Monday, August 26, 2019

The worst Beatles lyrics of all time


Even the best band of all time wasn't perfect. Here are some of their weaker lyrical compositions.

#5: Here, There, and Everywhere
It's a near-perfect melody by Paul. But the lyrics are a mess. Where to begin? How about:

To lead a better life, I need my love to be here.

It's like Paul wrote it when he was high, and thought, "This is so profound, man," but afterwards he never bothered to read it again.

Here, making each day of the year
Changing my life with the wave of her hand
Nobody can deny that there's something there.

For starters, "there" doesn't rhyme with "year." And it's not like either line was so good that you had to force a rhyme to fit it. What does "making each day of the year" even mean? 

In verse 2, "someone is speaking, but she doesn't know he's there." How does he know this? And why is he introducing another character for no apparent reason?

Eek, now the chorus:

I want her everywhere and if she's beside me
I know I need never care
But to love her is to need her everywhere

I have no idea what that pile of vomit means.

Knowing that love is to share
Each one believing that love never dies
Watching her eyes and hoping I'm always there.

I get that he can't say "both of us believing" because the meter doesn't fit. But "each one believing" changes the POV from first-person to third. He could've said "Both of us knowing," for example.

The shame is that the melody is so good, and it deserves better lyrics. It's like every Elton John song ever. Moving on.

#4: Glass Onion
This is a self-referential song from the White Album whose meaningless lyrics, per John, are simply intended to confuse fans who seemed to find hidden meaning in everything.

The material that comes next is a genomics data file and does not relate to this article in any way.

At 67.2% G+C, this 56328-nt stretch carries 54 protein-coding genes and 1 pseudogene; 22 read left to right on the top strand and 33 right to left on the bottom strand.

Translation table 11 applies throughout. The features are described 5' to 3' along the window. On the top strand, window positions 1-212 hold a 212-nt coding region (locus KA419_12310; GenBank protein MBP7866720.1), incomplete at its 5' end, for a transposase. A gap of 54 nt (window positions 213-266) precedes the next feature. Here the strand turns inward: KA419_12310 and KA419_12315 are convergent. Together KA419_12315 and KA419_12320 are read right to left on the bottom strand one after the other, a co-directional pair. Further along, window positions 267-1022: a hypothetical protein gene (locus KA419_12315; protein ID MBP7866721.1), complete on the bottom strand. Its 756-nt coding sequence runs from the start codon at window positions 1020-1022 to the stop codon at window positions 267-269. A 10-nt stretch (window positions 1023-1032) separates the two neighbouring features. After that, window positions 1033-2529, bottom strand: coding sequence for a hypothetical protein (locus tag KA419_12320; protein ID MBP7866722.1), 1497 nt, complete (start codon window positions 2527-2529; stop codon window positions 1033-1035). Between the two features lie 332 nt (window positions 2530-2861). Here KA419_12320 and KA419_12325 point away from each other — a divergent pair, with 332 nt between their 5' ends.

Standing on the cast iron shore, yeah
Lady Madonna trying to make ends meet, yeah
Looking through a glass onion

It's not horrible. It's just...hey, everybody phones it in now and then.

#3: Run For Your Life
It's not that the lyrics are poorly written--they're just frighteningly violent. They begin like this:

Well, I'd rather see you dead little girl
Than to be with another man
You better keep your head little girl
Or you won't know where I am

And the rest of the song continues on that theme. Lest you think it's just a figure of speech, John assures us:

Let this be a sermon
I mean everything I've said
Baby, I'm determined
And I'd rather see you dead

John later said it was his least favorite Beatles song and the one he most regretted writing. But, alas, he did, and so it must go on the list.

#2: I Want You (She's So Heavy)
This is essentially an instrumental with some random verbal crap tossed in...

I want you
I want you so bad
I want you
I want you so bad, it's driving me mad
It's driving me mad
I want you
I want you so bad
I want you
I want you so bad, it's driving me mad
It's driving me...

Enough said.

Drum roll, please.

#1: Why Don't We Do It in the Road?
Just two lines of lyrics, both of them stupid:

Why don't we do it in the road?
Why don't we do it in the road?
Why don't we do it in the road?
Why don't we do it in the road?
No one will be watching us
Why don't we do it in the road?

Paul was inspired by seeing two monkeys doing it in the road in India, and apparently decided to spend eight seconds writing a song about it. This was the unfortunate result.

Honorable Mention:

Love Me Do: Not much to it, but even at only a few lines it's more than three times the length of Why Don't We Do It in the Road and I Want You.

Your Mother Should Know: A bouncy tune by Paul with lyrics that make no sense. Why should your mother know about a song that was a hit before she was even born, regardless of how old she is?

Okay, that's it. Let's go listen to some Beatles music and be happy.

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